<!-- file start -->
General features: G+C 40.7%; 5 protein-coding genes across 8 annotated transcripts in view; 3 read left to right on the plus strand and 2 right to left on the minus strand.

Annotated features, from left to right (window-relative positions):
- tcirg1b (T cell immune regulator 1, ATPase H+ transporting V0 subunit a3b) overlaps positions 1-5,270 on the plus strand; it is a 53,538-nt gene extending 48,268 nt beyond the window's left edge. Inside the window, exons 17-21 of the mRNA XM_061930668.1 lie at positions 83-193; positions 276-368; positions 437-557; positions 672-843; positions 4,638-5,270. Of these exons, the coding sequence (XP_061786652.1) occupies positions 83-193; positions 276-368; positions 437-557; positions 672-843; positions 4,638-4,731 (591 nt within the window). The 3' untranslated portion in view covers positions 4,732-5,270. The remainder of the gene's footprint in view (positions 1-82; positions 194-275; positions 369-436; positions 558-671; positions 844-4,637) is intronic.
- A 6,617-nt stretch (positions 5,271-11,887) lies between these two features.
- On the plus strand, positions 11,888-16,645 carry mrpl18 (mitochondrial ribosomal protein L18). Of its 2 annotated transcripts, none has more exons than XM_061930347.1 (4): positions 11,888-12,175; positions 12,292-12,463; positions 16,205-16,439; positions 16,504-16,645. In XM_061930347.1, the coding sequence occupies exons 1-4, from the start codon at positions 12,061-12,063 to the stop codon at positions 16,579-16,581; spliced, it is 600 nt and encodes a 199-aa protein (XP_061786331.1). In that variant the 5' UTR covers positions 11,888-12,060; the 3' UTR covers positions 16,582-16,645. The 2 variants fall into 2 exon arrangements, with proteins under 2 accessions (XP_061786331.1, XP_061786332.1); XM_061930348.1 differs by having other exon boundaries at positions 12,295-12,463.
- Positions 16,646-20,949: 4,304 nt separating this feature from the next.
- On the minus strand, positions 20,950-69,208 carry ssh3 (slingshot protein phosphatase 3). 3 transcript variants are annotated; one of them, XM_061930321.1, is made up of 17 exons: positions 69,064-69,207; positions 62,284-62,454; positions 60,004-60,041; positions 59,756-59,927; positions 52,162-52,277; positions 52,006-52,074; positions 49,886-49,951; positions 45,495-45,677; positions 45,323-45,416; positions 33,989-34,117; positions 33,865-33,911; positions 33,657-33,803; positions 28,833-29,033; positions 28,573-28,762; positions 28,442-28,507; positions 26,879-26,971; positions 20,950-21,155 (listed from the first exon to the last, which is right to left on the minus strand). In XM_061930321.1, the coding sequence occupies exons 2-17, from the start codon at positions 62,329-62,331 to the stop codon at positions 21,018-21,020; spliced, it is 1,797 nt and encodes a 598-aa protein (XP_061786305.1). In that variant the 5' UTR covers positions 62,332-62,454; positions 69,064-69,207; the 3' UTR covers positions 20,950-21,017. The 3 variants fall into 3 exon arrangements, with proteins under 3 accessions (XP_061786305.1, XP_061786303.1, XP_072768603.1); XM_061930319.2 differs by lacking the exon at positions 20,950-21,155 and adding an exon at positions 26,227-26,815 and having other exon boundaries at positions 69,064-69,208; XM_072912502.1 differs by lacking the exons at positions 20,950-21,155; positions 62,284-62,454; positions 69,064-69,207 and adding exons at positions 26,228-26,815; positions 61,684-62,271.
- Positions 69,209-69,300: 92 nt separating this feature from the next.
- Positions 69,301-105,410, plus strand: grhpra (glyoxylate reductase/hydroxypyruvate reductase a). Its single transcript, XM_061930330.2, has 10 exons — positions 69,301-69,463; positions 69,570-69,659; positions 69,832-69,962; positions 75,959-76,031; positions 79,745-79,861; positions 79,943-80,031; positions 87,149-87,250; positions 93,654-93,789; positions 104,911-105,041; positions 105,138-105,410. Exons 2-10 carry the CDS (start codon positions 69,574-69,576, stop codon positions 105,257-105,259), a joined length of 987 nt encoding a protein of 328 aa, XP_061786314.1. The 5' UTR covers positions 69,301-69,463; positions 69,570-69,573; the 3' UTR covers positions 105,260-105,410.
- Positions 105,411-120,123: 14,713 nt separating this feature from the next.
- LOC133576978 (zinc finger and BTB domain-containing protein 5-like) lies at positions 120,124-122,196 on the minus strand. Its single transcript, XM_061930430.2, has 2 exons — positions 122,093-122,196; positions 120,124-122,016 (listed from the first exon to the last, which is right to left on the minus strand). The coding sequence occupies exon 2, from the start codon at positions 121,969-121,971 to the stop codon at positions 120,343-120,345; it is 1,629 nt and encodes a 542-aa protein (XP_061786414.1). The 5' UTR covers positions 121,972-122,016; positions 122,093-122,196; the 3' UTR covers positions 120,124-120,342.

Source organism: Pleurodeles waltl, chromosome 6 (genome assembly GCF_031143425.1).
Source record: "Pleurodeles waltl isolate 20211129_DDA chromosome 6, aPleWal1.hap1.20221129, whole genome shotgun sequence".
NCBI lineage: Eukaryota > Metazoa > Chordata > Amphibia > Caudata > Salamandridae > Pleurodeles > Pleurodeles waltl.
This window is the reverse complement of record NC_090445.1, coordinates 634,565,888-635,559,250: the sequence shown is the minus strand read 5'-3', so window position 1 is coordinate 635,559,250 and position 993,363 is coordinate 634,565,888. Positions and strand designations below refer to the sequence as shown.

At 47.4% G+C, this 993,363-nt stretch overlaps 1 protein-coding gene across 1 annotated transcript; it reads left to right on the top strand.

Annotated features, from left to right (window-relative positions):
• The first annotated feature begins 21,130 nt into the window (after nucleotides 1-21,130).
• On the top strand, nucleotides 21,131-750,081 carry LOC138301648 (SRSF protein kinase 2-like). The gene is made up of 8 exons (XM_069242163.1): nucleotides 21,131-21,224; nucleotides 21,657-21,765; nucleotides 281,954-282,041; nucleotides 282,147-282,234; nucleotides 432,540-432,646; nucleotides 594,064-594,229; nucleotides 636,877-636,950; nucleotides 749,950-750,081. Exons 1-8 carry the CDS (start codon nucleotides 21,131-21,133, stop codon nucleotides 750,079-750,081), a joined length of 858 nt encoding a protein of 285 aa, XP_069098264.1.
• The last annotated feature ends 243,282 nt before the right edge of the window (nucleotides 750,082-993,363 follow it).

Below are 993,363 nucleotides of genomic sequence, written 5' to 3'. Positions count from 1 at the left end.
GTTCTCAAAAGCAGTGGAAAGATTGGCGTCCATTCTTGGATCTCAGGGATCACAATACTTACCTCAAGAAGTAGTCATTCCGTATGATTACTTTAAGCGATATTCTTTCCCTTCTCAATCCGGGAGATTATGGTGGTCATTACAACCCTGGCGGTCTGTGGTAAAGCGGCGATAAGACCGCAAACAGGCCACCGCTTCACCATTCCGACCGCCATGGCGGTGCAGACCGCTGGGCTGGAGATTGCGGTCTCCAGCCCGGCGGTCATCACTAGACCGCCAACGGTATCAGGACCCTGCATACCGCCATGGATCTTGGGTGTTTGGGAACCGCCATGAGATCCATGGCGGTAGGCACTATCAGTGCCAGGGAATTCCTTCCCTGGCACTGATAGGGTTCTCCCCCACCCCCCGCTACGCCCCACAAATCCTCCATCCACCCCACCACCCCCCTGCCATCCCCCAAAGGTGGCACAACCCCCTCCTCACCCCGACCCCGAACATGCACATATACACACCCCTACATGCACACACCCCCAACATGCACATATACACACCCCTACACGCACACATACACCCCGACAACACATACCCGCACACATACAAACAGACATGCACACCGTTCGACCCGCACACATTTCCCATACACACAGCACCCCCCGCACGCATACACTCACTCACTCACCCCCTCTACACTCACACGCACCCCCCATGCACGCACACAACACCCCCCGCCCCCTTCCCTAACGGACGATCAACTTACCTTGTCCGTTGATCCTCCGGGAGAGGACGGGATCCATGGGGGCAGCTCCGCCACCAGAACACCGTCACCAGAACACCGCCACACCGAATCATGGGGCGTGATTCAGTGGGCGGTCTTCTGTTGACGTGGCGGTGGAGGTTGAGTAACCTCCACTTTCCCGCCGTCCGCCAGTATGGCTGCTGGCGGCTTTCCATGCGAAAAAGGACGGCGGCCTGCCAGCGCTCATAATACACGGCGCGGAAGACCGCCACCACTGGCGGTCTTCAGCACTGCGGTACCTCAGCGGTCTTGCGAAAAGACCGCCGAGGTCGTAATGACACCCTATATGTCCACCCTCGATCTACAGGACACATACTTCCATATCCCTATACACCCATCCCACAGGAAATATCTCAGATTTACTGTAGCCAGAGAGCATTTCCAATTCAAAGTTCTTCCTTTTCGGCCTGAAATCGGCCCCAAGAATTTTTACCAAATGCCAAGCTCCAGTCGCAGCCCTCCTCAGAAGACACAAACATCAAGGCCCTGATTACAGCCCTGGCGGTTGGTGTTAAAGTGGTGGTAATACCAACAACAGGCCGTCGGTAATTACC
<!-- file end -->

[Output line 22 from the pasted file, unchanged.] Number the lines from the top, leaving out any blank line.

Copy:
GTTCTCAAAAGCAGTGGAAAGATTGGCGTCCATTCTTGGATCTCAGGGATCACAATACTTACCTCAAGAAGTAGTCATTCCGTATGATTACTTTAAGCGATATTCTTTCCCTTCTCAATCCGGGAGATTATGGTGGTCATTACAACCCTGGCGGTCTGTGGTAAAGCGGCGATAAGACCGCAAACAGGCCACCGCTTCACCATTCCGACCGCCATGGCGGTGCAGACCGCTGGGCTGGAGATTGCGGTCTCCAGCCCGGCGGTCATCACTAGACCGCCAACGGTATCAGGACCCTGCATACCGCCATGGATCTTGGGTGTTTGGGAACCGCCATGAGATCCATGGCGGTAGGCACTATCAGTGCCAGGGAATTCCTTCCCTGGCACTGATAGGGTTCTCCCCCACCCCCCGCTACGCCCCACAAATCCTCCATCCACCCCACCACCCCCCTGCCATCCCCCAAAGGTGGCACAACCCCCTCCTCACCCCGACCCCGAACATGCACATATACACACCCCTACATGCACACACCCCCAACATGCACATATACACACCCCTACACGCACACATACACCCCGACAACACATACCCGCACACATACAAACAGACATGCACACCGTTCGACCCGCACACATTTCCCATACACACAGCACCCCCCGCACGCATACACTCACTCACTCACCCCCTCTACACTCACACGCACCCCCCATGCACGCACACAACACCCCCCGCCCCCTTCCCTAACGGACGATCAACTTACCTTGTCCGTTGATCCTCCGGGAGAGGACGGGATCCATGGGGGCAGCTCCGCCACCAGAACACCGTCACCAGAACACCGCCACACCGAATCATGGGGCGTGATTCAGTGGGCGGTCTTCTGTTGACGTGGCGGTGGAGGTTGAGTAACCTCCACTTTCCCGCCGTCCGCCAGTATGGCTGCTGGCGGCTTTCCATGCGAAAAAGGACGGCGGCCTGCCAGCGCTCATAATACACGGCGCGGAAGACCGCCACCACTGGCGGTCTTCAGCACTGCGGTACCTCAGCGGTCTTGCGAAAAGACCGCCGAGGTCGTAATGACACCCTATATGTCCACCCTCGATCTACAGGACACATACTTCCATATCCCTATACACCCATCCCACAGGAAATATCTCAGATTTACTGTAGCCAGAGAGCATTTCCAATTCAAAGTTCTTCCTTTTCGGCCTGAAATCGGCCCCAAGAATTTTTACCAAATGCCAAGCTCCAGTCGCAGCCCTCCTCAGAAGACACAAACATCAAGGCCCTGATTACAGCCCTGGCGGTTGGTGTTAAAGTGGTGGTAATACCAACAACAGGCCGTCGGTAATTACC